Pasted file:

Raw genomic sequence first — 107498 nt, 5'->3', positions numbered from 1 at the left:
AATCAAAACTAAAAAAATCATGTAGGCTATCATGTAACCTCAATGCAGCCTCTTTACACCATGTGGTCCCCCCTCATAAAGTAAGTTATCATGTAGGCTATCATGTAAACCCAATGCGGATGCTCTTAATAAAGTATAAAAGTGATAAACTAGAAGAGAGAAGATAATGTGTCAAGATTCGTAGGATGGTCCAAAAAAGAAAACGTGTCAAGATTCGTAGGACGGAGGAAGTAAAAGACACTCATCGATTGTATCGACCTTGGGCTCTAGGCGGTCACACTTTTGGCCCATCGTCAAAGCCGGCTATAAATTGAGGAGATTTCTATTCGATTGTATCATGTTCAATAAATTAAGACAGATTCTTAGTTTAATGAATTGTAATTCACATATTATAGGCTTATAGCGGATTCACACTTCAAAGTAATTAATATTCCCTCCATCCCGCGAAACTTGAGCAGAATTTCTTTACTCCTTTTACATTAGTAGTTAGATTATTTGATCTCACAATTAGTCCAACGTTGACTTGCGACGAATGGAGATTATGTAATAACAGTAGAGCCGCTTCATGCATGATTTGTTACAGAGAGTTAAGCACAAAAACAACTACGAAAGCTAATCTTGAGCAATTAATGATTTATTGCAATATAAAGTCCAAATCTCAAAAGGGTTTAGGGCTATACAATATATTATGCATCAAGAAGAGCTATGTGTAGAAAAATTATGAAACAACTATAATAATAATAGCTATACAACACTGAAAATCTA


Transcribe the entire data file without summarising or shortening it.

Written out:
Raw genomic sequence first — 107498 nt, 5'->3', positions numbered from 1 at the left:
AATCAAAACTAAAAAAATCATGTAGGCTATCATGTAACCTCAATGCAGCCTCTTTACACCATGTGGTCCCCCCTCATAAAGTAAGTTATCATGTAGGCTATCATGTAAACCCAATGCGGATGCTCTTAATAAAGTATAAAAGTGATAAACTAGAAGAGAGAAGATAATGTGTCAAGATTCGTAGGATGGTCCAAAAAAGAAAACGTGTCAAGATTCGTAGGACGGAGGAAGTAAAAGACACTCATCGATTGTATCGACCTTGGGCTCTAGGCGGTCACACTTTTGGCCCATCGTCAAAGCCGGCTATAAATTGAGGAGATTTCTATTCGATTGTATCATGTTCAATAAATTAAGACAGATTCTTAGTTTAATGAATTGTAATTCACATATTATAGGCTTATAGCGGATTCACACTTCAAAGTAATTAATATTCCCTCCATCCCGCGAAACTTGAGCAGAATTTCTTTACTCCTTTTACATTAGTAGTTAGATTATTTGATCTCACAATTAGTCCAACGTTGACTTGCGACGAATGGAGATTATGTAATAACAGTAGAGCCGCTTCATGCATGATTTGTTACAGAGAGTTAAGCACAAAAACAACTACGAAAGCTAATCTTGAGCAATTAATGATTTATTGCAATATAAAGTCCAAATCTCAAAAGGGTTTAGGGCTATACAATATATTATGCATCAAGAAGAGCTATGTGTAGAAAAATTATGAAACAACTATAATAATAATAGCTATACAACACTGAAAATCTA